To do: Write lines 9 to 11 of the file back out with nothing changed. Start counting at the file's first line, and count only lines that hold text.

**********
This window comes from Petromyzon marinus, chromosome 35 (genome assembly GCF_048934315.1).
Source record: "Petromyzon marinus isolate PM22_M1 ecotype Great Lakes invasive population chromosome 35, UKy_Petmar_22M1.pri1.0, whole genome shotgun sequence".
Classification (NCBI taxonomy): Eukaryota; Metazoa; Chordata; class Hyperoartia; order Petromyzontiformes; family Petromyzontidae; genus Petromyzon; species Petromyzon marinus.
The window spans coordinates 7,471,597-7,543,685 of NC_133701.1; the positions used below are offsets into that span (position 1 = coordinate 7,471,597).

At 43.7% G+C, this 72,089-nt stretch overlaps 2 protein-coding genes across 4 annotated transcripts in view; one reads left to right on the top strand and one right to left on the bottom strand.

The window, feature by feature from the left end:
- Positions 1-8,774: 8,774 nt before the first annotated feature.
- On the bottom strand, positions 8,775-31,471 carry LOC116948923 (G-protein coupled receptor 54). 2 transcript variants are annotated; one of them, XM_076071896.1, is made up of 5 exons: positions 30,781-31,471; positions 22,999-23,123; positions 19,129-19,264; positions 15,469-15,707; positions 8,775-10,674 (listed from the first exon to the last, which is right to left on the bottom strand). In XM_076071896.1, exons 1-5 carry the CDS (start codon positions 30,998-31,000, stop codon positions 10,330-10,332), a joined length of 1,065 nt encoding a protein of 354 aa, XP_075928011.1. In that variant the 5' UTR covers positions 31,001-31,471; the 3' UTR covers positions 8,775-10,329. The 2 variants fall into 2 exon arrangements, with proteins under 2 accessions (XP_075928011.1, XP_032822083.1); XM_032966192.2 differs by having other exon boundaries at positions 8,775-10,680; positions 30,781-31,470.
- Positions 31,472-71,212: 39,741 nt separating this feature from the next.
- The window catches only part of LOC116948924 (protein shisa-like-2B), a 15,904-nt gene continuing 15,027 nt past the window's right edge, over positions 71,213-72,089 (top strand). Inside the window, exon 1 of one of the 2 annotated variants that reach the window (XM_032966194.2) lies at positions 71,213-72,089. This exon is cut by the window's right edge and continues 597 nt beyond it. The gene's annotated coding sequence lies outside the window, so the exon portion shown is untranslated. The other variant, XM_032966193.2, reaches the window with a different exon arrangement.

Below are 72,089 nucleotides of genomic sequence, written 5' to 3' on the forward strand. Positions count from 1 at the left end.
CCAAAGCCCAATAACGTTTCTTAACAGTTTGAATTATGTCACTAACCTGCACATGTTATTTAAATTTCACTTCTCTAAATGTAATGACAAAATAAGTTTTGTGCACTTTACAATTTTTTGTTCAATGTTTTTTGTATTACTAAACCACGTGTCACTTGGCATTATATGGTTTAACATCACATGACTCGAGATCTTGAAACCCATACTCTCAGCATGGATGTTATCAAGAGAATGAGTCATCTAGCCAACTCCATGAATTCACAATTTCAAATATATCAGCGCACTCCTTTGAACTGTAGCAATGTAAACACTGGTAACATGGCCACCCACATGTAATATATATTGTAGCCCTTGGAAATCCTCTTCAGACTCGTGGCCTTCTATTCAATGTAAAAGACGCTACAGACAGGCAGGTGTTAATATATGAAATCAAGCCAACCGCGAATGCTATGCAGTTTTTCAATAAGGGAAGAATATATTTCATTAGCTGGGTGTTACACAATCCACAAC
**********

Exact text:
- Positions 31,472-71,212: 39,741 nt separating this feature from the next.
- The window catches only part of LOC116948924 (protein shisa-like-2B), a 15,904-nt gene continuing 15,027 nt past the window's right edge, over positions 71,213-72,089 (top strand). Inside the window, exon 1 of one of the 2 annotated variants that reach the window (XM_032966194.2) lies at positions 71,213-72,089. This exon is cut by the window's right edge and continues 597 nt beyond it. The gene's annotated coding sequence lies outside the window, so the exon portion shown is untranslated. The other variant, XM_032966193.2, reaches the window with a different exon arrangement.

Below are 72,089 nucleotides of genomic sequence, written 5' to 3' on the forward strand. Positions count from 1 at the left end.